surrounding the stage. Anyway, Summer Days was one of the many guitar treats
for this kid to experience. It was a great version that as usual kept going.
Charlie once again kicked George's cymbals and I think Tony not only did the
hurt his back thing, but basically did a prat fall that had him almost on the
ground and Larry cracking up. The band did seem to have lots of fun throughout
the night and smiles were on the stage a lot.
Both of the two song that made up the encore were not anti-climatic to me as
others have expressed from previous shows. Blowin' In The Wind prompted the
couple of the other family next to me, who had their seven or so year old
daughter with them, to have a special moment. I remember how pre-9/11 we would
usually be sent away with the wist of hope that something Blowin' In The Wind
might make things better. Now we are told we better keep lookout from the
I'd say this was a very enjoyable show with a different setlist for me.
Philadelphia seem to have a little bit of an audience energy edge and better
P.A./acoustic sound. This show was great to sit back and soak it all in. It
looked like the floor was into it and standing up the whole time. Bob
acknowledged those up front a lot and Charlie also gave those close to the stage
a couple appreciative gestures and tributes while playing.
Hope next time to not have some of the side view cable and floor mounted
obstructions that don't block everything, but slightly get in the way. For some
people those floor monitors on the side corners of the stage must totally block
their view of Bob, Tony and who knows what else. Actually, I should probably
just hope that there is a next time.
Thanks Bob! It's always such a special treat!!
Review by Willy Gissen
A Dylan Diary, Wilkes-Barre
November 22, Wilkes-Barre-This was my final Dylan concert this tour in my
(personally) unprecedented eight concerts in 13 days. What can I say? I
greeted it with a mixture of sadness and accomplishment. It was more
difficult than I thought driving up and down the East Coast, and it gave
me some measure of how difficult it must be for Bob to do it over a period
of months. Touring, I now realize, is not all fun and games. The traveling
is exhausting, and there's the additional pressure of an audience and
critics to appease. I used to note that Dylan sometimes has off nights;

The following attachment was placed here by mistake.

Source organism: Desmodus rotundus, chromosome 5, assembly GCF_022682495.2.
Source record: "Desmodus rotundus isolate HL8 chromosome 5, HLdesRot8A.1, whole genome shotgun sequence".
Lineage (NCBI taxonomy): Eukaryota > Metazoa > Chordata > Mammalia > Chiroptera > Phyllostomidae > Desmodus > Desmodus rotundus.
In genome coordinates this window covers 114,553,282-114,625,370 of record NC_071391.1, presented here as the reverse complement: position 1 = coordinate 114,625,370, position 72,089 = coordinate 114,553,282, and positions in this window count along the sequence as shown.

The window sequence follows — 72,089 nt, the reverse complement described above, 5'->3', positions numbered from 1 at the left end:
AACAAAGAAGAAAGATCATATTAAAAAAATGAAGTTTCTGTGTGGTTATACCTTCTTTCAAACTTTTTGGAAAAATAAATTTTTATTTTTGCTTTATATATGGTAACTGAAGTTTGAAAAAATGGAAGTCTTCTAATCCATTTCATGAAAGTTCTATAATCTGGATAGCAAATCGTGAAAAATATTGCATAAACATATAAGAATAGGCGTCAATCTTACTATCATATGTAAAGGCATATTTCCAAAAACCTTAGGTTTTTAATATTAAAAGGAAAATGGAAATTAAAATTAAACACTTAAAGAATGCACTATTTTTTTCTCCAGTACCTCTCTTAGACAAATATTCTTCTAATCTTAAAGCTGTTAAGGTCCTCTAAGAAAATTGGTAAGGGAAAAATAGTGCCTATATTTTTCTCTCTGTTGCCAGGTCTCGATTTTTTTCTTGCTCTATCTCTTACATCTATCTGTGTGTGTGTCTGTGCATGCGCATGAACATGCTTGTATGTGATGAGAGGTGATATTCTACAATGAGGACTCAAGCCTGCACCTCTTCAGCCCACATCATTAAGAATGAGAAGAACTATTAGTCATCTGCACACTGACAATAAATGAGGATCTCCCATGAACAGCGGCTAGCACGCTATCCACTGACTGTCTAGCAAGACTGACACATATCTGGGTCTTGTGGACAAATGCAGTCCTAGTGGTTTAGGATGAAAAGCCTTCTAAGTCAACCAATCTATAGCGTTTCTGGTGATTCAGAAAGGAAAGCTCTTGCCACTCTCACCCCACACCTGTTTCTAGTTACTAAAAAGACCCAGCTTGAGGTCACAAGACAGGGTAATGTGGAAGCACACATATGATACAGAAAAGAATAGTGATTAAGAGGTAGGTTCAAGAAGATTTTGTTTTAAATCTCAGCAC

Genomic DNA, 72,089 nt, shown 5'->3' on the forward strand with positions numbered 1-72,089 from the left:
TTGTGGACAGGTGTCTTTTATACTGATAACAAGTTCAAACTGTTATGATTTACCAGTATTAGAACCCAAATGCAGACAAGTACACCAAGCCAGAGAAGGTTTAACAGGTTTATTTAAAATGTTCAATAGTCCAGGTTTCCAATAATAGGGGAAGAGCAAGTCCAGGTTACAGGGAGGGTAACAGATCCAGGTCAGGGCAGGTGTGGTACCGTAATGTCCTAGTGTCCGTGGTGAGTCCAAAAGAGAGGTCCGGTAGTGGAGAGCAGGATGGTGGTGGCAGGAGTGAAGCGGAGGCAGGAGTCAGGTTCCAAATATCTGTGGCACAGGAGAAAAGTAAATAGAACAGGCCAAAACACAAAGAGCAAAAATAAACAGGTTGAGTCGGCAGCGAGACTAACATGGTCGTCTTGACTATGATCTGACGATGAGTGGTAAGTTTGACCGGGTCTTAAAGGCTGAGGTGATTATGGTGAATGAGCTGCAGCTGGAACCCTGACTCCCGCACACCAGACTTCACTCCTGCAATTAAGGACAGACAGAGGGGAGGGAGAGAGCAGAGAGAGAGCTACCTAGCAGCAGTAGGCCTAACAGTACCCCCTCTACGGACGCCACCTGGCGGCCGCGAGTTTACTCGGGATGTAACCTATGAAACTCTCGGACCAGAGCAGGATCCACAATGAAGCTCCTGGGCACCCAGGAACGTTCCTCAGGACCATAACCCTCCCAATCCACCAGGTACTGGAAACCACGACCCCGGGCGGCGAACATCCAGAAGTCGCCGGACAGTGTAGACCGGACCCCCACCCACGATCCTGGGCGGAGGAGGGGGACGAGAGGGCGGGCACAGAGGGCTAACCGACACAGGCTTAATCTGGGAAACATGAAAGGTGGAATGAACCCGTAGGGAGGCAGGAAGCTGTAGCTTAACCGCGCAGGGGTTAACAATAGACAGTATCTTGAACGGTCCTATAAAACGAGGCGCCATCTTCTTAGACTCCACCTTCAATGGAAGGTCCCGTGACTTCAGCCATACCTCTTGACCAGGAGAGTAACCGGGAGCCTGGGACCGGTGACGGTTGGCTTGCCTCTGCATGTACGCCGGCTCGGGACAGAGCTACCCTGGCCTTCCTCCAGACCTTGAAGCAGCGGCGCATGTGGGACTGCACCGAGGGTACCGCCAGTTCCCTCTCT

now, I understand why.
Additionally, I've now confirmed from more than one source a rumor that
this is Dylan's last tour for a while, if not permanently. Personally, I
think that this tour has been Dylan's best ever, but it would be just like
him to confound his critics and go out while on top. I thought I could see
his exhaustion on the stage tonight, and he is over 60. And I could see
his reaction tonight when he sang, "I'm painting the town red, I'm on my
last go round."
There's not much new to report from tonight's concert. There was the usual
treat of a special song(s); this time my favorite was from Empire
Burlesque, "I'll Remember You." And it was far from a sellout so I was
able to move up real close to the stage, having a floor ticket to begin
with. It was a nice way to conclude my trip.
I want to take this opportunity to say thank you to Bob Dylan. Bob, thank
you for the role you've played in my life through the journey of
discovering your songs and feeling that somebody understood through your
lyrics. Thank you for not compromising and your honesty for telling us the
way things really are. Thank you for sharing your Christianity with us but
not beating us over the head with it in recent years. You made me a
Christian, Bob; you've saved my life; you've been there when no one else
seemed to care. You've helped me through broken hearts; you've stopped me
from becoming hard and bitter. You've been a rallying point for me, and
you've been part of my identity. But through it all, you've affirmed me
and told me to trust myself. And you've done it in so many times. Here's
five songs and lyrics that have been extra special to me.
Death is Not the End
A Simple Twist of Fate
When You Gonna Wakeup
Shelter from the Storm
How long can you hate yourself for the weakness you conceal?
They'll kill him with self-confidence after poisoning him with words.
From darkness, dreams are deserted.
There's only one road, and it leads to Calvary.
And don't go mistaking Paradise for that home across the road.
Thank you, Bob, for pouring out your soul to us. I urge you to keep on
touring, but if you don't, your true fans will remember and understand.
Review by Brian Slattery
Well, I was able to get in one more show before the end of this year's concerts,
and I'm glad I did. The trip to Wilkes-Barre from my cousin's house in the
Poconos was an easy one, although the mountains wreaked havoc with my ears, and
the fog made for an interesting ride through the mountains. My cousin went to
the show, even though he's not a Dylan fan, and afterwards he told me that it was
better than he expected. I haven't won him over yet but he did ask for the song
titles so he could check out some studio versions. So, I will continue in my
quest to bring people into the fold.
Bob came on at 7:45 and started with "Maggie's Farm." As I said in the review I
did for the Philly concert, I won't bore you with details on songs that were